It shouldn't have been a surprise that a proposal from New York's Public Art Commission for a monument commemorating Women's rights in Central Park would draw criticism. After all, public art by definition is art by committee. Not even input from historians helped. History is also a loaded subject depending on who's interpreting it.

Historical argument

The proposal is for a 15-foot tall, 2-figure bronze statue of Elizabeth C. Stanton and Susan B. Anthony as if they were the only activists in the long battle for voting rights. A scroll at their feet lists others in the fight.

But, as Jacob Morris, director of the Harlem Historical Society put it to The Villager, the proposal honors Stanton and Anthony as champions of universal women’s suffrage, "They were not, they were champions of white Women's suffrage." Both women, he said, valued the concerns of white Protestant women over those of black women. Missing from the monument are women of color like Sojourner Truth and Ida B. Wells.

Three's a crowd

But wouldn't a lineup of all Suffrage activists look mob-like a mob than a monument to triumph? Isn't a need for a metaphor, a hallmark - the stuff of any great statuary? I'm thinking of Michelangelo's "David," which tells the tale of the Biblical boy's fearful duel with the giant Goliath.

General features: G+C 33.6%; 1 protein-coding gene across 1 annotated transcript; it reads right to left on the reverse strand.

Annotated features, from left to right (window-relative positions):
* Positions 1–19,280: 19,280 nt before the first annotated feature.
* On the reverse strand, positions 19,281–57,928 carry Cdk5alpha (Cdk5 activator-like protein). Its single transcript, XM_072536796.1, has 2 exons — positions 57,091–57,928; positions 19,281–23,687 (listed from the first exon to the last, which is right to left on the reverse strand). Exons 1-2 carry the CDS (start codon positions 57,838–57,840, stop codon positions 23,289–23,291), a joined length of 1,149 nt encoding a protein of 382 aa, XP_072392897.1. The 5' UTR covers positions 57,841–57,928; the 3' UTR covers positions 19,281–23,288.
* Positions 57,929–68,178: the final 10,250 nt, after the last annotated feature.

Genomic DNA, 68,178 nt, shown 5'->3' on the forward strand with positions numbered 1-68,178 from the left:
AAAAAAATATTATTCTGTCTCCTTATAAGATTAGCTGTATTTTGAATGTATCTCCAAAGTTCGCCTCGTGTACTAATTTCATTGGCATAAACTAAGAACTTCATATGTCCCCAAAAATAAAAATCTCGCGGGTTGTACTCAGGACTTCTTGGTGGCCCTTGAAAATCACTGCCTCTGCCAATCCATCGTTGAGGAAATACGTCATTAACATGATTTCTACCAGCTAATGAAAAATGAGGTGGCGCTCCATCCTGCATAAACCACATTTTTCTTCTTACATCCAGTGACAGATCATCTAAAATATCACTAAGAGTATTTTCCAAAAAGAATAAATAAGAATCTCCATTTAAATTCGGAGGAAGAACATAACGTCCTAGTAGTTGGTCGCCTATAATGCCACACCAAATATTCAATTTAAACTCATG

You don't see his foe anywhere in the sculpture. You see his vulnerability in his state of undress and his bravery in his staunch stance. Rather than illustrate the Suffrage story with all the dramatis personae, a single, race-less, ageless female figure with a triumphant bearing along with an informative plaque could better honor the movement.

Less is more

According to The Villager, Morris would accept additional figures to be "more inclusive." And he's not the only historian wanting this. A letter to the city from David Levering Lewis along with articles from historians Martha S. Jones and Nell Irving Painter backed Morris' objections up. Feminist leader Gloria Steinem also called for more figures, telling the New York Times in January that the statue "was not enough" and that Stanton and Anthony appeared as if they were "standing on the names of the other women" - as if the others were literally footnotes in history.

Fake news

But Lynn Sherr, a veteran journalist at ABC News, who is a member of the Statue Fund's board of directors disagreed with the allegations of racism. She told Hyperallergic that accusing Anthony and Stanton of racism constitutes "fake history. Their goal was universal suffrage - the right to vote based on citizenship, not race or gender or anything else." Sherr acknowledged that when white supremacy gained strength toward the end of the suffrage campaign, newer leaders made questionable compromises. "To suggest that 20th-century bigotry defined the goals and actions of Stanton and Anthony in the 1800s is glib at best, bad history at worst."

Clearly, creating public art by committee can end up a tower of Babel.